The women of this country are very pleasant and merry, especially the young ones, and delight in singing and dancing, taking this diversion only at night by moonlight; and their manner of dancing is very different from that of the Italians. Many things in our ships seemed wonderful to the Negroes, particularly our cross-bows; but much more our artillery. When some of them were on board my ship, I caused one of the guns to be fired off, which threw them into a dreadful panic; and their terror was much increased on being told that one cannon-shot could kill an hundred men. On which account, they alleged that it must be something belonging to the devil. They were likewise greatly astonished at a bag-pipe, which, one of our sailors played upon to divert them; and, on examining the several parts and ornaments of the instrument, they conceived that it was a living animal, which sung in different voices. Observing their simplicity, I told them it was a musical instrument, and put it into their hand unblown to examine. They then perceived that it was a work of art, but believed that it was something supernatural, and could only have been devised by a superior being, it sounded so sweetly, and in so many different tones, having never heard any thing which could be compared to it in their estimation. The ship, also, and its various contrivances, as its anchors, masts, sails, and shrouds, afforded them great subjects for admiration and wonder. They looked upon the port-holes in the stern as real eyes, by which the vessel was able to find her way in the sea; and observed, that travellers on land found difficulty to find the road from one place to another, while we were able to travel along the trackless ocean; and that the whites must therefore be the greatest of sorcerers, not inferior to the devil himself. They shewed great admiration on seeing a lighted candle in a candlestick, having themselves no other artificial light but that proceeding from a fire. They have honey-combs, but when they find these, they suck out the honey, and throw away the empty comb as useless. At one time, I bought some honey-combs from a negro, and shewed him how to extract the honey; after which, on asking him if he knew what remained, he said it was good for nothing: But he was greatly astonished on seeing it made into candles, and lighted in his presence; saying, that the Europeans knew every thing. Their only musical instruments are two, one of which they have from the Moors, which is like a large drum;[5] the other is somewhat like a fiddle, having only two strings, which they play on with their fingers, but gives no sounds that can be called harmonious.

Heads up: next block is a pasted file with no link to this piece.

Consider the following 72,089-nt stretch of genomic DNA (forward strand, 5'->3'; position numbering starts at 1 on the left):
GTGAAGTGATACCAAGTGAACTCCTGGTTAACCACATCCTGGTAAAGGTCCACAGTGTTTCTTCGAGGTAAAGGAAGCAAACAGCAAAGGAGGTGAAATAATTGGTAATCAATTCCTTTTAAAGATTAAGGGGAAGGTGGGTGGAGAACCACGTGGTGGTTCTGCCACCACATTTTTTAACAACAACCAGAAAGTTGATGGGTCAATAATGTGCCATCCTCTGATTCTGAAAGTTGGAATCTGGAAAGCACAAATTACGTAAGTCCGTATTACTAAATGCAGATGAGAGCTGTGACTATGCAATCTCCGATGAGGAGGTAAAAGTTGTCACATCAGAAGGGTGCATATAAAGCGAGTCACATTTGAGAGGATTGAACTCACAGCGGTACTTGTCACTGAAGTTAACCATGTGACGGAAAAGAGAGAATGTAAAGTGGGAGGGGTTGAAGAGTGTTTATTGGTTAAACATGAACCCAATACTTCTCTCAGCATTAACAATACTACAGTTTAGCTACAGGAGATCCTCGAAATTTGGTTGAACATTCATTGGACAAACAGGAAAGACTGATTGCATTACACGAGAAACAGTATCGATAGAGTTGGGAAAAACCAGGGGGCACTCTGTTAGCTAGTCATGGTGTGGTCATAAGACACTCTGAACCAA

[1] This is almost certainly palm oil, the origin of which will appear in another division of this work.--E.